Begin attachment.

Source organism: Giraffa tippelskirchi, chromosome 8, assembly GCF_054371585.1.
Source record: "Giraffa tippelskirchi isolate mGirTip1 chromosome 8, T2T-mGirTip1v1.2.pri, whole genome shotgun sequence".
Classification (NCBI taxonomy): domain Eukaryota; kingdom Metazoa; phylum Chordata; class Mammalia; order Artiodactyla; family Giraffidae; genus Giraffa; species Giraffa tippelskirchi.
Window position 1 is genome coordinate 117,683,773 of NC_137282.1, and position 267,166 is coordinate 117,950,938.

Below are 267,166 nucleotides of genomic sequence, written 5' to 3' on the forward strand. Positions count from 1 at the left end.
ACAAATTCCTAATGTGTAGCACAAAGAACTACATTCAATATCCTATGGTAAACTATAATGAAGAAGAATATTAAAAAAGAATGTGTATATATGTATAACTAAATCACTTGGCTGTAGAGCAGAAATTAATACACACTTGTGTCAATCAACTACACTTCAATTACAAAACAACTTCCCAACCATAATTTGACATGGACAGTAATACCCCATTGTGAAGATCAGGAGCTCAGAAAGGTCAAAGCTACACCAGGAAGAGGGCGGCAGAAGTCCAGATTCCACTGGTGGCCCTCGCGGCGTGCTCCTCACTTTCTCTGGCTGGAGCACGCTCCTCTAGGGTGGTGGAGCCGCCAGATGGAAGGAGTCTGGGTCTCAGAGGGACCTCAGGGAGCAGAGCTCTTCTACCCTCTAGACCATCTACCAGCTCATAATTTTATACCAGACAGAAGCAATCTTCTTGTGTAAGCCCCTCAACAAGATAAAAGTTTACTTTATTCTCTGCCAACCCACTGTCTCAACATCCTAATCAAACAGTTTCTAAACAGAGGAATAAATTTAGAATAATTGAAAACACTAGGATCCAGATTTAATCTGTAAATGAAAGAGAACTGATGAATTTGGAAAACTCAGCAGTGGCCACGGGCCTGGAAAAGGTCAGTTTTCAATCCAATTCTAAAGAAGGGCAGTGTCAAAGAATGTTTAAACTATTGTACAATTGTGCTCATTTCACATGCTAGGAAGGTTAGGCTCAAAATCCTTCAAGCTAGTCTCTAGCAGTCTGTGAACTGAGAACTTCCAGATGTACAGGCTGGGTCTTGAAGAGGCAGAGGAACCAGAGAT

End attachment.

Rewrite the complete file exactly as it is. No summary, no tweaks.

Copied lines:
Source organism: Giraffa tippelskirchi, chromosome 8, assembly GCF_054371585.1.
Source record: "Giraffa tippelskirchi isolate mGirTip1 chromosome 8, T2T-mGirTip1v1.2.pri, whole genome shotgun sequence".
Classification (NCBI taxonomy): domain Eukaryota; kingdom Metazoa; phylum Chordata; class Mammalia; order Artiodactyla; family Giraffidae; genus Giraffa; species Giraffa tippelskirchi.
Window position 1 is genome coordinate 117,683,773 of NC_137282.1, and position 267,166 is coordinate 117,950,938.

Below are 267,166 nucleotides of genomic sequence, written 5' to 3' on the forward strand. Positions count from 1 at the left end.
ACAAATTCCTAATGTGTAGCACAAAGAACTACATTCAATATCCTATGGTAAACTATAATGAAGAAGAATATTAAAAAAGAATGTGTATATATGTATAACTAAATCACTTGGCTGTAGAGCAGAAATTAATACACACTTGTGTCAATCAACTACACTTCAATTACAAAACAACTTCCCAACCATAATTTGACATGGACAGTAATACCCCATTGTGAAGATCAGGAGCTCAGAAAGGTCAAAGCTACACCAGGAAGAGGGCGGCAGAAGTCCAGATTCCACTGGTGGCCCTCGCGGCGTGCTCCTCACTTTCTCTGGCTGGAGCACGCTCCTCTAGGGTGGTGGAGCCGCCAGATGGAAGGAGTCTGGGTCTCAGAGGGACCTCAGGGAGCAGAGCTCTTCTACCCTCTAGACCATCTACCAGCTCATAATTTTATACCAGACAGAAGCAATCTTCTTGTGTAAGCCCCTCAACAAGATAAAAGTTTACTTTATTCTCTGCCAACCCACTGTCTCAACATCCTAATCAAACAGTTTCTAAACAGAGGAATAAATTTAGAATAATTGAAAACACTAGGATCCAGATTTAATCTGTAAATGAAAGAGAACTGATGAATTTGGAAAACTCAGCAGTGGCCACGGGCCTGGAAAAGGTCAGTTTTCAATCCAATTCTAAAGAAGGGCAGTGTCAAAGAATGTTTAAACTATTGTACAATTGTGCTCATTTCACATGCTAGGAAGGTTAGGCTCAAAATCCTTCAAGCTAGTCTCTAGCAGTCTGTGAACTGAGAACTTCCAGATGTACAGGCTGGGTCTTGAAGAGGCAGAGGAACCAGAGAT